For those who feel overwhelmed by the thought of becoming more sustainable, we are here to ease your mind. Improving sustainability in your everyday life does not have to mean transitioning to a zero-waste lifestyle but rather making a few changes that will make a difference. This article will show you three simple ways to become more sustainable using little to no effort.
Eliminate Single-Use Plastic
You may think a few straws won’t make a difference, but think again! What if we told you that in the United States alone, we use 500 million plastic straws daily (“Fact Sheet: How Much Disposable Plastic We Use,” 2018)? This decision to invest in a reusable straw doesn’t seem so pointless! Remind yourself to focus on the small wins that will improve your sustainability efforts. For instance, change out single-use plastic straws for reusable ones. You can invest less than $3 in a collapsible straw that fits nicely in your pocket or purse.
Did you know we use one trillion single-use plastic bags globally yearly (“The Straw Free Campaign”, 2019)? Could you imagine the environmental impact if we all switched to reusable bags? It’s such a small change; however, it will prove to be quite impactful. Leaving a few reusable bags in your car is easy, so you’re always ready for a spontaneous shopping trip. Small changes such as this will decrease the plastic waste that would otherwise reside in a landfill for hundreds of years (“How Long Does It Take Plastic to Decompose”, n.d.).
Eat What You Buy
Do you over-buy when you go grocery shopping? You are not alone— it’s a common issue we all face. Try grocery shopping twice a week, thus allowing yourself the opportunity to purchase less food in a single trip. Before you enter the grocery, do yourself a favor and eat a snack. According to an article released in Forbes, grocery shoppers that go to the store on an empty stomach purchase 70% more food than those who snack shortly before entering the market (Ashford, 2015). By mentally preparing yourself to acquire less, you will have a better chance of finishing everything you buy. Space it out and go Sunday night and again on Wednesday to buy groceries. Before food begins to spoil, you can be sure to either eat it or freeze it.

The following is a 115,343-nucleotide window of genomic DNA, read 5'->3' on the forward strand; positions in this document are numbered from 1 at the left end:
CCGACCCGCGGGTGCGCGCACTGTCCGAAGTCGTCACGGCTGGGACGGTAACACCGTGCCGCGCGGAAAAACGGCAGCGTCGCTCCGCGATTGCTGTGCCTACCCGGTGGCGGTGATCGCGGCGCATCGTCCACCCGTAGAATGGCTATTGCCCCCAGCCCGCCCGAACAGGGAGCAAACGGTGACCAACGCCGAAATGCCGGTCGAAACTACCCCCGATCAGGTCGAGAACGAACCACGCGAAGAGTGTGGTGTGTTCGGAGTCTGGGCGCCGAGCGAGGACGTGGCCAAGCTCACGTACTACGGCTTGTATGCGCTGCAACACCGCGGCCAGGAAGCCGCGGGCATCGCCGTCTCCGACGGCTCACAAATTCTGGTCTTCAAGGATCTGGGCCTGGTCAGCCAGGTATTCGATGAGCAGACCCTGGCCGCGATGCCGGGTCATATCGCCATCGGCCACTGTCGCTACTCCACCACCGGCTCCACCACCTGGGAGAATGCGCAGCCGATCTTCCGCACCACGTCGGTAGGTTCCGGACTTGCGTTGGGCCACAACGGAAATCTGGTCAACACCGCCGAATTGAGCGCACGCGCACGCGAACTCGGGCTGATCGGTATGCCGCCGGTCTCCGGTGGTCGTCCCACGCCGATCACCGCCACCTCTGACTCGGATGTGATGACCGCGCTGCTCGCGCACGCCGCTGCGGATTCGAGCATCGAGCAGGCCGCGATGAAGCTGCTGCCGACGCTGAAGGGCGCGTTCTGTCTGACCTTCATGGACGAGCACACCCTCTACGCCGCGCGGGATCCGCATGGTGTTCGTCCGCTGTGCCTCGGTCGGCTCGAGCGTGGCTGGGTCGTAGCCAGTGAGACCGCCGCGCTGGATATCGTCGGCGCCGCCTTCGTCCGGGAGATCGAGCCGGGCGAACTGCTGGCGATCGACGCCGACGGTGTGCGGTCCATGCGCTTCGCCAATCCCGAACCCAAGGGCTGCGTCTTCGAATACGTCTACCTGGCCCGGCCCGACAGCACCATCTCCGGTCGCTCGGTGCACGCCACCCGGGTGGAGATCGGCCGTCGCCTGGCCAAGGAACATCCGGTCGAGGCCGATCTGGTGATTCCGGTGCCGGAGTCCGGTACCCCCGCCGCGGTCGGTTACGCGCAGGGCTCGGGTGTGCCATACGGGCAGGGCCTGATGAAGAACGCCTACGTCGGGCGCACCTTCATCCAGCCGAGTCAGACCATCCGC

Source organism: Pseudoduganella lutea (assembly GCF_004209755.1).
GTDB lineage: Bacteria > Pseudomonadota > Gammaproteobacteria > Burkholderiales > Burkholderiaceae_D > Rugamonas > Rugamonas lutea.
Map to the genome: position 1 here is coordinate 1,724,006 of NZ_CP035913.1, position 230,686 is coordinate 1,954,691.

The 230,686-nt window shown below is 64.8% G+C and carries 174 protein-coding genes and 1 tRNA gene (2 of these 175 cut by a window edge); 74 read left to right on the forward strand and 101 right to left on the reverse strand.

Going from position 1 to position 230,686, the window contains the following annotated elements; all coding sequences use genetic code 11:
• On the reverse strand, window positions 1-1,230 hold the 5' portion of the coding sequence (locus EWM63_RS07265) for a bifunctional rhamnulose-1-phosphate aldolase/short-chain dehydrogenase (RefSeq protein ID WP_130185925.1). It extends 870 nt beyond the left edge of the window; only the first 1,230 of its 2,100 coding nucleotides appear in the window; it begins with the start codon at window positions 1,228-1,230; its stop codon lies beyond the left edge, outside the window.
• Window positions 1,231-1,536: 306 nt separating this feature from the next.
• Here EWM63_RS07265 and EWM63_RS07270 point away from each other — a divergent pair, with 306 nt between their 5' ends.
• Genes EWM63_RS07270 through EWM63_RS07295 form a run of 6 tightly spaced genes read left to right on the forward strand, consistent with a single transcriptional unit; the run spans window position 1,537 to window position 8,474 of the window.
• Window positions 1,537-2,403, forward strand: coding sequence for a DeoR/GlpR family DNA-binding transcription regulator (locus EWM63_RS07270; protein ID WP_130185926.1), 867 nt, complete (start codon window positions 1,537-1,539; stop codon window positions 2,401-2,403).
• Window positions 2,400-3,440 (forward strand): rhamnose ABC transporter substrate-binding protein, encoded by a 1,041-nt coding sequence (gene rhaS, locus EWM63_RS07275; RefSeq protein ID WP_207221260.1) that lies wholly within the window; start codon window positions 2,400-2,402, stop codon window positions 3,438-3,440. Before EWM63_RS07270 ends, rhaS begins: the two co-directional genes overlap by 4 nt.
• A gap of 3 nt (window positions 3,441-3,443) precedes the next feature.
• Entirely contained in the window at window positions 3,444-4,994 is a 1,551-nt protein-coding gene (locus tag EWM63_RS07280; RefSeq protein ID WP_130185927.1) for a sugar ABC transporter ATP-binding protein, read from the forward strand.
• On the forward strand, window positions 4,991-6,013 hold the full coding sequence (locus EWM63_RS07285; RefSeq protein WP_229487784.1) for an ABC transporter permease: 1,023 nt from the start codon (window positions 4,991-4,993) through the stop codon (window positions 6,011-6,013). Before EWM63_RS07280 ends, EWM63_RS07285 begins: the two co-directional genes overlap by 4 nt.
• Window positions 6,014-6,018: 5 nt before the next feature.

Every Little Bit Helps
It can be frustrating to go into a store and see nothing but aisles full of single-use plastic products. Remember, you are new to this sustainable lifestyle; therefore, you shouldn’t expect perfection! Take baby steps and commit to one change per week. Just as Anne-Marie Bonneau said, “We don’t need a handful of people doing zero-waste perfectly. We need millions of people doing it imperfectly.” Remember that every decision you make will lead us closer or further away from a sustainable lifestyle. Small sustainability wins will improve the planet for years, and it all starts with us.
(2018.). Fact Sheet: How Much Disposable Plastic We Use. Earth Day Network. Retrieved from https://www.earthday.org/2018/04/18/fact-sheet-how-much-disposable-plastic-we-use/
(n.d.). How Long Does It Take Plastic To Decompose? Wonderopolis. https://www.wonderopolis.org/wonder/how-long-does-it-take-plastic-to-decompose
(2019). The Be Straw Free Campaign. National Park Services. Retrieved from (https://www.nps.gov/articles/straw-free.htm
Kate Ashford. (2015). Shopping Hungry? You’ll Spend More (Even IF You’re Not Buying Food). Forbes. Retrieved from https://www.forbes.com/sites/kateashford/2015/02/25/shopping-hungry/#4de5064119dd